The South African Revenue Service (Sars) has suffered another setback in its legal battles against Economic Freedom Fighters leader Julius Malema.
On Friday Judge Tati Makgoka dismissed the application by Sars for leave to appeal a 2016 judgment that partly favoured Malema.
Sars wanted the High Court in Pretoria to rule that former judge Mabel Jansen had erred in her ruling that a court should hear oral evidence on Malema’s insistence that the revenue service reached a compromise with him.
In the application Malema brought before court in 2015‚ he argued that Sars had reached a compromise with him to resolve his tax problems and sought an order declaring it binding.
The compromise‚ apparently reached in May 2014‚ would see Malema paying off a part of his tax debt of more than R18.1 million.
But Sars subsequently informed Malema on February 5 2015 that it was not bound to the agreement because he had allegedly failed to make a full and frank disclosure.
Sars argued before Makgoka that Jansen should have ruled that the revenue service was not bound to the agreement.
But Makgoka agreed with Jansen’s ruling‚ that a court hearing is the best shot to resolve the impasse.
“Whether [Malema’s] or [Sars’s] interpretation of the compromise agreement is correct‚ cross-examination in respect of the parties’ knowledge of the facts and the circumstances attendant upon the compromise being entered into will bring clarity to matters of great importance to all the parties‚” Makgoka said in his judgment.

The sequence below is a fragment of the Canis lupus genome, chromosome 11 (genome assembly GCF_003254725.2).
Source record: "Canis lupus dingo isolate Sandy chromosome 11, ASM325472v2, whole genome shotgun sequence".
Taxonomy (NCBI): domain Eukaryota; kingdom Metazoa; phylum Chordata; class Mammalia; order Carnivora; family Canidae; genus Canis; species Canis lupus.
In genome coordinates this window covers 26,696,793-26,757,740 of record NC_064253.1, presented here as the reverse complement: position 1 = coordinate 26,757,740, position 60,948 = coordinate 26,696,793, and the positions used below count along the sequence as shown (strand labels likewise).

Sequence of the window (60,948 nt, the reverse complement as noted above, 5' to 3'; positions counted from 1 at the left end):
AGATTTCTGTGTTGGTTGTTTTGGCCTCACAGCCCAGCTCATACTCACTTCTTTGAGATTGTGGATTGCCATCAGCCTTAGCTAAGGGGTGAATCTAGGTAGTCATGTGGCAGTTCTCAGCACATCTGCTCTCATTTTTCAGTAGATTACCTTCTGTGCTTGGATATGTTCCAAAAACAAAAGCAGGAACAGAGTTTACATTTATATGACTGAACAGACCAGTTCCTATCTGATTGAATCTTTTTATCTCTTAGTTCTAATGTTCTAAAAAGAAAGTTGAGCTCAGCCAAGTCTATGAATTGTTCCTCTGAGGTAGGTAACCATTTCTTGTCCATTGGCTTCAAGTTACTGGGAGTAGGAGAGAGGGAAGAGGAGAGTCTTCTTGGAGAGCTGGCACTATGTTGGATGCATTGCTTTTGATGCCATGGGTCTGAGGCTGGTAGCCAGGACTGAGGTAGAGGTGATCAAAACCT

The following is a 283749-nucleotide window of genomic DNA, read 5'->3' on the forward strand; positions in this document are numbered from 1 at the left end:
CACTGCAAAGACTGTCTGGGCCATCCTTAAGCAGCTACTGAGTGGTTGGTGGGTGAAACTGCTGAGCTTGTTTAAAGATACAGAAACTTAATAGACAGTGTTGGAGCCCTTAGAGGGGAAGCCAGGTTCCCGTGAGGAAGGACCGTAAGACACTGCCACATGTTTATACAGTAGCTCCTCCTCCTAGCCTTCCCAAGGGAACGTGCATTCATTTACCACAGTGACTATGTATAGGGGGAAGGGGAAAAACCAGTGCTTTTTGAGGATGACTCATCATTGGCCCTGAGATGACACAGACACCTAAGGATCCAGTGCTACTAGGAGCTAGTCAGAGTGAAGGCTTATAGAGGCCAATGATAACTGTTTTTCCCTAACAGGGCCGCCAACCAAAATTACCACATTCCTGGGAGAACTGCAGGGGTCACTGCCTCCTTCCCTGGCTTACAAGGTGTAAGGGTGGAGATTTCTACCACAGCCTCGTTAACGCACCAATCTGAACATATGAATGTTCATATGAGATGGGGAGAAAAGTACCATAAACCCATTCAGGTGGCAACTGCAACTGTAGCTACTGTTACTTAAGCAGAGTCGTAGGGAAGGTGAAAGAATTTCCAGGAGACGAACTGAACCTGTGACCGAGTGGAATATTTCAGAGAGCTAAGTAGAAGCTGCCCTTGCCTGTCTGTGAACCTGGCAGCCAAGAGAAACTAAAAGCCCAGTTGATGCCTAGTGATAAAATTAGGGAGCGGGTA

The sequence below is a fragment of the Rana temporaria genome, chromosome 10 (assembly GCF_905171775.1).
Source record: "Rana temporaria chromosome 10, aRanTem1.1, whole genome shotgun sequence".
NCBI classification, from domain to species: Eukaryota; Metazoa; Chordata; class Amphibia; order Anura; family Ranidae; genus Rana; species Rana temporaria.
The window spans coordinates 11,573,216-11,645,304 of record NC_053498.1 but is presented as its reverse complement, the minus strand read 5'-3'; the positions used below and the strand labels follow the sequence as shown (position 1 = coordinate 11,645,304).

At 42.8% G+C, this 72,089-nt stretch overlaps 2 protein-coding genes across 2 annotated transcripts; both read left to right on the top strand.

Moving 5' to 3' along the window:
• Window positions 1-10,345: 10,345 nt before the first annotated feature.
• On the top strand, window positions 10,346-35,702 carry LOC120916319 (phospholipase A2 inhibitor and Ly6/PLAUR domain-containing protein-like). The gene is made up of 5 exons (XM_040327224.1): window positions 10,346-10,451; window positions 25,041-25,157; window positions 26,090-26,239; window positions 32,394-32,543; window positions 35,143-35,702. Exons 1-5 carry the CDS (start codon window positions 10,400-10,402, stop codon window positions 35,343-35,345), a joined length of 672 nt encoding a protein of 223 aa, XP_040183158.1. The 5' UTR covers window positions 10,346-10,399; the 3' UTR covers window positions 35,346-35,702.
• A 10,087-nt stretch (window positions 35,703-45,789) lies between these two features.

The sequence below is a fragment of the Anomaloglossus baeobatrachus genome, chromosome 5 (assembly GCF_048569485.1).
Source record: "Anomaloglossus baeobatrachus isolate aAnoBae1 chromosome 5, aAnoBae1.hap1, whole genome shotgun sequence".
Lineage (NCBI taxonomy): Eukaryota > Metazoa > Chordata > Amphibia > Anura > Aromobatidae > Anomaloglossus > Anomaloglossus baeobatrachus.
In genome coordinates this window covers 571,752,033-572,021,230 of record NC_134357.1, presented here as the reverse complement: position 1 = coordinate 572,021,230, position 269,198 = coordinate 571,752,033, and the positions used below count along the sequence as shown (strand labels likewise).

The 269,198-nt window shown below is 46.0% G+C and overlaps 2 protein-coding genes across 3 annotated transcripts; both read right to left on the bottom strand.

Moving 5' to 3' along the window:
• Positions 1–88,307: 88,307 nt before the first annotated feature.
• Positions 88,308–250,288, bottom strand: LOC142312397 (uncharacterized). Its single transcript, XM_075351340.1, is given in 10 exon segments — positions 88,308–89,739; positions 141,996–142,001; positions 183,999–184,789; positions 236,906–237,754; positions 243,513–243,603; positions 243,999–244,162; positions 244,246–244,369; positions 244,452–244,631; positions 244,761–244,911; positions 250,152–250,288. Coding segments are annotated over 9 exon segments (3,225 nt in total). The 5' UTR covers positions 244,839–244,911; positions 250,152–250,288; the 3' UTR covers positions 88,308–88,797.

“Cross-examination may even demonstrate that Sars would‚ in any event‚ have entered into the compromise agreement had it been aware of all the facts which Sars contends the applicant did not disclose or disclosed inaccurately or incompletely – or prove the exact opposite.”
Although he saw no prospects for Sars’s application to succeed in another court‚ Makgoka added that granting an appeal would not lead to a just and prompt resolution of the dispute.
He also ordered Sars to pay legal costs of counsel in the matter. “In all circumstances‚ I conclude that there are no compelling reasons why the appeal should be heard. It is not in the interests of justice to do so.
“In the result the application for leave to appeal falls to fail. With regard to costs‚ both parties have employed two counsels throughout‚ including in this application. Costs of two counsels are therefore warranted‚” said Makgoka.
Malema’s lawyer‚ Tumi Mokoena‚ said they welcomed Makgoka’s ruling. “It means that the process will continue as the judge (Jansen) had directed in the first place‚” he said.
“Obviously Sars can still appeal this judgment‚ but we’re very happy with it. We’ve always maintained there’s no reason to appeal the court’s judgment
“Malema brought an application to this court to enforce the compromise agreement. The process must go on. The court will hear oral evidence on certain aspects and come to a decision on the compromise agreement‚ whether it’s valid or not.”
Malema will be expected to testify when the matter is finally heard.